In God’s covenant with Noah, the fact of the covenant may first be noted. What is a covenant? The term usually implies a reciprocal bond, both parties to which come under obligations by it, each to the other. But, in this case, there are no obligations on the part of man or of the creatures. This covenant is God’s only. It is contingent on nothing done by the recipients. He binds Himself, whatever be the conduct of men. This covenant is the self-motived promise of an unconditional mercy. May we not say that the ‘New Covenant’ in Jesus Christ is after the pattern of this, rather than after the manner of compacts which require both parties to do their several parts?

But note the great thought, that God limits His freedom of action by this definite promise. Noah was not left to grope in dread among the terrible possibilities opened by the flood. God marked out the line on which He would move, and marked off a course which He would not pursue. It is like a king giving his subjects a constitution. Men can reckon on God. He has let them know much of the principles and methods of His government. He has buoyed out His course, as it were, on the ocean, or pricked it down upon a chart. We have not to do with arbitrary power, with inscrutable will. Our God is not one who ‘giveth no account of any of His matters.’ To use a common saying, ‘We know where to have Him.’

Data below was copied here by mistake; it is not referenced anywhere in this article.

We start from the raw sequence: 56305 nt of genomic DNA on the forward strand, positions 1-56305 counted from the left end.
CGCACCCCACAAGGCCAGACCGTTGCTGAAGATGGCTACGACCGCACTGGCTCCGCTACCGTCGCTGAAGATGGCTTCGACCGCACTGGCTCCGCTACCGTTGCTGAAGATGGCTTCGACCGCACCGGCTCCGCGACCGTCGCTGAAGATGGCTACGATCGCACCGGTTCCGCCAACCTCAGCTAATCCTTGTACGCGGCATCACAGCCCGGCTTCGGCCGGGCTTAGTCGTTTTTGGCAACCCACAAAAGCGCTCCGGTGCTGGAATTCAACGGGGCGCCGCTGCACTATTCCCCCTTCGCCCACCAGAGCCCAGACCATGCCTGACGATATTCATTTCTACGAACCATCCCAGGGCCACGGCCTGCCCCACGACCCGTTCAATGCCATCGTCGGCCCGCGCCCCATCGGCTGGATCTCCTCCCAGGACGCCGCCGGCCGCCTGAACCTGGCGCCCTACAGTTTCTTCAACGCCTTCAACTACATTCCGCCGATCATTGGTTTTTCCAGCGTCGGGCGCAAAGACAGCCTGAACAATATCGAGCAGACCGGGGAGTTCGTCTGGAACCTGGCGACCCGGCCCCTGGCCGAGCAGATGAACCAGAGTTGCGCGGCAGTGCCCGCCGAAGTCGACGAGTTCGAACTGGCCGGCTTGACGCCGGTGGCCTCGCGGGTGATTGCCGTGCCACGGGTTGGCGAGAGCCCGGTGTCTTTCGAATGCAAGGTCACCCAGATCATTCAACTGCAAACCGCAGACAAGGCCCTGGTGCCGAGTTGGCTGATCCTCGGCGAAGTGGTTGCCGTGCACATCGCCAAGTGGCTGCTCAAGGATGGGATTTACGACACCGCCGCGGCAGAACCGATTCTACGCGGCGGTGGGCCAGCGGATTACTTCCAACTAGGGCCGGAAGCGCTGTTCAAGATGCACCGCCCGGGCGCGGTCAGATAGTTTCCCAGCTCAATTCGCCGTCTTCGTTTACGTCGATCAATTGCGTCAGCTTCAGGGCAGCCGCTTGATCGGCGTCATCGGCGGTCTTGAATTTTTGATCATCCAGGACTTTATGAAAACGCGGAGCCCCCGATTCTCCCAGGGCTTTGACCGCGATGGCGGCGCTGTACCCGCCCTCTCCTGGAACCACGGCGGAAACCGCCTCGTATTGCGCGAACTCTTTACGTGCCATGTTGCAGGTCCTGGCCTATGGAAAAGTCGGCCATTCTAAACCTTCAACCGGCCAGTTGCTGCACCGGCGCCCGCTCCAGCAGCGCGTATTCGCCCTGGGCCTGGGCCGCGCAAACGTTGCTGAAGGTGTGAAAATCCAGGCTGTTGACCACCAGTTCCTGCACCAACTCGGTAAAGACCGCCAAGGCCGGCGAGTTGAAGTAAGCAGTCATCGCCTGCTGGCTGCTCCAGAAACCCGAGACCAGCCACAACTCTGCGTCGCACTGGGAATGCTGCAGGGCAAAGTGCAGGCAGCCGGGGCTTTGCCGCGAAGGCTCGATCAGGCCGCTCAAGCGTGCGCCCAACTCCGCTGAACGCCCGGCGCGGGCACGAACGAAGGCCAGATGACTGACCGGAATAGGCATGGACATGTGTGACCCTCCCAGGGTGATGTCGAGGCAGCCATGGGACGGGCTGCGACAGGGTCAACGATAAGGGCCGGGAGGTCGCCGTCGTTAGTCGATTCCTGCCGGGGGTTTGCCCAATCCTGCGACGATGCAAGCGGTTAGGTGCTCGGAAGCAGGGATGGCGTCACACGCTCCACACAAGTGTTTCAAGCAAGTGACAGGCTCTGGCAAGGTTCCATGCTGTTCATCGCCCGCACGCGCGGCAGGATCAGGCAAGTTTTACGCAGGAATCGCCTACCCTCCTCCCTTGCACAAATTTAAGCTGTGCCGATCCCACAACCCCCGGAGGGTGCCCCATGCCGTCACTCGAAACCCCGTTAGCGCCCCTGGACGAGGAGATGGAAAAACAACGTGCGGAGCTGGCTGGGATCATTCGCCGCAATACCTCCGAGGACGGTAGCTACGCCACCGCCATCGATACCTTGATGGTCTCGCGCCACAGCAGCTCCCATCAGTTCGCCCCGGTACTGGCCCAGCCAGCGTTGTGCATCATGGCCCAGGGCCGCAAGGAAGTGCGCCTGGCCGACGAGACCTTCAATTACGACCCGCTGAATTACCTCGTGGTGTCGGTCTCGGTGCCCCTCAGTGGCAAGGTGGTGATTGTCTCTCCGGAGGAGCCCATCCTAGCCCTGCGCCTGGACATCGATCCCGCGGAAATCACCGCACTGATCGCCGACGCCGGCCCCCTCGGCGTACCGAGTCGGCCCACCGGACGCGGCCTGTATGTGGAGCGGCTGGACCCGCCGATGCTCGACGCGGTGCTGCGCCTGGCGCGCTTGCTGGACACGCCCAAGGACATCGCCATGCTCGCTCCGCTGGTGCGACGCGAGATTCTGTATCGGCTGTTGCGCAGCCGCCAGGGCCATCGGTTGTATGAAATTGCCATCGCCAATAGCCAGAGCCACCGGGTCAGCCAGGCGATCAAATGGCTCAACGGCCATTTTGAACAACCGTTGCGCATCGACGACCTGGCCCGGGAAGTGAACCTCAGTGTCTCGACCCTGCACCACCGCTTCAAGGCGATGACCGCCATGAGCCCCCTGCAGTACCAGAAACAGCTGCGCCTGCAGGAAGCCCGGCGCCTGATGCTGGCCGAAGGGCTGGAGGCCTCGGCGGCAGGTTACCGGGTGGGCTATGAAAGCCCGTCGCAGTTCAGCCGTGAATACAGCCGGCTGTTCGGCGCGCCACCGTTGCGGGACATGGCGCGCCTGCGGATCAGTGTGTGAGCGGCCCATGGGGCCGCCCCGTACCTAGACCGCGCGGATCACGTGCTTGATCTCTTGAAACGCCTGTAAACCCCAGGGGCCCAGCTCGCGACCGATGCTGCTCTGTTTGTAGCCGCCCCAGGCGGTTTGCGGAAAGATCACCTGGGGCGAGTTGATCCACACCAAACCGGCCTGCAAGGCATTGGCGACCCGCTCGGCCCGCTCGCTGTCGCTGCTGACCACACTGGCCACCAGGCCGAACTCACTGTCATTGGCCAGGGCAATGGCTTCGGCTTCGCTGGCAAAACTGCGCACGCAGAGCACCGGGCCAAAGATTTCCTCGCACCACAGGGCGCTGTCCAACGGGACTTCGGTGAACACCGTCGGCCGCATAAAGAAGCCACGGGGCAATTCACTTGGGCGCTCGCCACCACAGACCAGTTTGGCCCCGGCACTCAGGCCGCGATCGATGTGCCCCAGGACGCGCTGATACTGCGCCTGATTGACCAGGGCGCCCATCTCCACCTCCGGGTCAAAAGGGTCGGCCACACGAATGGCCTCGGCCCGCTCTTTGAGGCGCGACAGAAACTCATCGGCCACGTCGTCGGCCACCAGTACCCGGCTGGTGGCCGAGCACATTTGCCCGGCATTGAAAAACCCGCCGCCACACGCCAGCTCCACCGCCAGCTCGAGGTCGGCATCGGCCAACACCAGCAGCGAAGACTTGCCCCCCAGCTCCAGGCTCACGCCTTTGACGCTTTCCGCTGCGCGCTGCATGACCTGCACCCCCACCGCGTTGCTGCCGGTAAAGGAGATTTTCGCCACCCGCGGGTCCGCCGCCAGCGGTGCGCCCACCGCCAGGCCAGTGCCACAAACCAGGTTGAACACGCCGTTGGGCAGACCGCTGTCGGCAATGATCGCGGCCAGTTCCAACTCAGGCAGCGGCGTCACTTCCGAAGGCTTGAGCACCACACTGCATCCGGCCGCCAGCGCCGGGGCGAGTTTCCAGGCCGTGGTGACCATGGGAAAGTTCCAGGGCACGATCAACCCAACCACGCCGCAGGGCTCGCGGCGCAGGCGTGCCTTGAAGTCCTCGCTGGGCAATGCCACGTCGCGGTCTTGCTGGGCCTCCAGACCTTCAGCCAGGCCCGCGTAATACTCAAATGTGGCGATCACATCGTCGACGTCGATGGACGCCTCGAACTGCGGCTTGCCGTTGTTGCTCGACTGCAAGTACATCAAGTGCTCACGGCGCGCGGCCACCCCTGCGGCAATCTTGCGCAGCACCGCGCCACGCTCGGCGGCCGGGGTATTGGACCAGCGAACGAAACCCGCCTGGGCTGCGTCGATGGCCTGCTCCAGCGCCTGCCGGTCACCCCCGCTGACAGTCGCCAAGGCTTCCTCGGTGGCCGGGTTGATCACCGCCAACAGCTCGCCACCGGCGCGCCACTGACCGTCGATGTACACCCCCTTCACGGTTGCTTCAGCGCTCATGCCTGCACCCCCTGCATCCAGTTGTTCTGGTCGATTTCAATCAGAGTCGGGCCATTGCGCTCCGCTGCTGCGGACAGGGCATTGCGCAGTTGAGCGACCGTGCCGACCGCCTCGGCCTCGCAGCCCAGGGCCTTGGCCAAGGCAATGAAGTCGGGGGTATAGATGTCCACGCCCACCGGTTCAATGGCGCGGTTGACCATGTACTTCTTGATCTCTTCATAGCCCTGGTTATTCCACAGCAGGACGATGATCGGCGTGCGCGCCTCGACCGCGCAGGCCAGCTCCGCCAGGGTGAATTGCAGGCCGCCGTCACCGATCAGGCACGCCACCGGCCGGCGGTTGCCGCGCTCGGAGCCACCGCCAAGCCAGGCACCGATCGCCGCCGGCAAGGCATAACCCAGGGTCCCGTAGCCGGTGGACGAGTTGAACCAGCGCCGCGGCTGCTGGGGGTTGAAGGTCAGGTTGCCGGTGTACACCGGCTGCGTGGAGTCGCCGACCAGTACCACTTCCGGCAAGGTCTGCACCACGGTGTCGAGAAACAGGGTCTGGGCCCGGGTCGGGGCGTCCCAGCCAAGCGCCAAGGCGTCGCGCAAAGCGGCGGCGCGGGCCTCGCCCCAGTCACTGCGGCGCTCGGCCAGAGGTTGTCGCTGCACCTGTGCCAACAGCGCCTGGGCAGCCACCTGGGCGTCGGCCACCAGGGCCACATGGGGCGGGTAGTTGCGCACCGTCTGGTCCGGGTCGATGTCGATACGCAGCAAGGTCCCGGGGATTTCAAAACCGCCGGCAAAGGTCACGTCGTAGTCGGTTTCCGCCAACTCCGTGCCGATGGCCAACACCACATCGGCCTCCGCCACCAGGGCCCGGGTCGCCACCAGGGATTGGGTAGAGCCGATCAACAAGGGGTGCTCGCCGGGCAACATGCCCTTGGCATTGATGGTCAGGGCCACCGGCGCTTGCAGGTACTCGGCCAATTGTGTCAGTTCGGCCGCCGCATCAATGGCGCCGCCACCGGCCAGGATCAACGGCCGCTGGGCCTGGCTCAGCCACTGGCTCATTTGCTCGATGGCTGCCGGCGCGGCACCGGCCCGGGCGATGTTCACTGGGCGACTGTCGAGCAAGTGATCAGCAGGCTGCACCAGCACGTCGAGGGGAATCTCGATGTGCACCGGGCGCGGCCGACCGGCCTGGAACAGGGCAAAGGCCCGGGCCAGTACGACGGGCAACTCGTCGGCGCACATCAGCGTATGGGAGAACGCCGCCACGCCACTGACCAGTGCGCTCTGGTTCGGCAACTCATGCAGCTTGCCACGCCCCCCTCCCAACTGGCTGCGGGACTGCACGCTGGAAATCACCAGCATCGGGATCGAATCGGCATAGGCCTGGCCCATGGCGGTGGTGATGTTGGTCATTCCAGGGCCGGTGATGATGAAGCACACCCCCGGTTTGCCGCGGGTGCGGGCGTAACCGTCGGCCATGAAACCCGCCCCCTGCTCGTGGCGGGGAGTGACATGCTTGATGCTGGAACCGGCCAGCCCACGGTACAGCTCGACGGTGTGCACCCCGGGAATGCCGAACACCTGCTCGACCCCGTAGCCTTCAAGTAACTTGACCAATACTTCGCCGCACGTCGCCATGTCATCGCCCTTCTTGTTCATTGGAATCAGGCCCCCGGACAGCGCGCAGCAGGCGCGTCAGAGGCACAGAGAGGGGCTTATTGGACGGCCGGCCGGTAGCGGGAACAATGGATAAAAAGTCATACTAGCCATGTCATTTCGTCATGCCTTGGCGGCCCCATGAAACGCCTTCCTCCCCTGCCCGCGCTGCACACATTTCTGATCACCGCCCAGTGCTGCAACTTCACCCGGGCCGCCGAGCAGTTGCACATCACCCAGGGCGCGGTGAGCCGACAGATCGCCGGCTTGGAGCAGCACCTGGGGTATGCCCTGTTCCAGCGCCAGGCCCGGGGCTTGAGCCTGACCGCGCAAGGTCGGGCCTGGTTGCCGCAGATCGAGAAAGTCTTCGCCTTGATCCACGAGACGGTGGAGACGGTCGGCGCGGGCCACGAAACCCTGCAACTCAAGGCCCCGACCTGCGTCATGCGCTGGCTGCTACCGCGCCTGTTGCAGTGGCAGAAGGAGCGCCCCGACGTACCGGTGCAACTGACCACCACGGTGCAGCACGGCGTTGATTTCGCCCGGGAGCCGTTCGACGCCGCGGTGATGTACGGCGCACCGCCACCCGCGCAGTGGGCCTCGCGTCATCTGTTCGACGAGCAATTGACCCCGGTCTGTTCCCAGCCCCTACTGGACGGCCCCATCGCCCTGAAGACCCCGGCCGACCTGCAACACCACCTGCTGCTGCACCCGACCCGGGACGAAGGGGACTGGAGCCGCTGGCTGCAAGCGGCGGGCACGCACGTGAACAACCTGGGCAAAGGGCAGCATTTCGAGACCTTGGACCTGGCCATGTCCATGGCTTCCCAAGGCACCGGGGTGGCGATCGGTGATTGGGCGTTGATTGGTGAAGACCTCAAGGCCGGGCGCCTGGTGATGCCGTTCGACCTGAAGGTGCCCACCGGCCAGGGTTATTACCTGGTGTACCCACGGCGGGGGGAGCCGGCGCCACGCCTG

The substance of this covenant is noteworthy. It is concerned solely with physical nature. There is nothing spiritual or ‘religious’ about it. There are to be no more universal deluges. That is all which it guarantees. But consider how important such an assurance was in two aspects. Note the solemn light which it threw on the past. It taught that the flood was an exception in the divine government, which should stand unrepeated for ever, in its dread pre-eminence testifying how awful it was as a judicial act, and how outrageous had been the guilt which it drowned out of existence and sight. A wholesome terror at the unexampled act of judgment would fill the hearts of the little group which now represented mankind.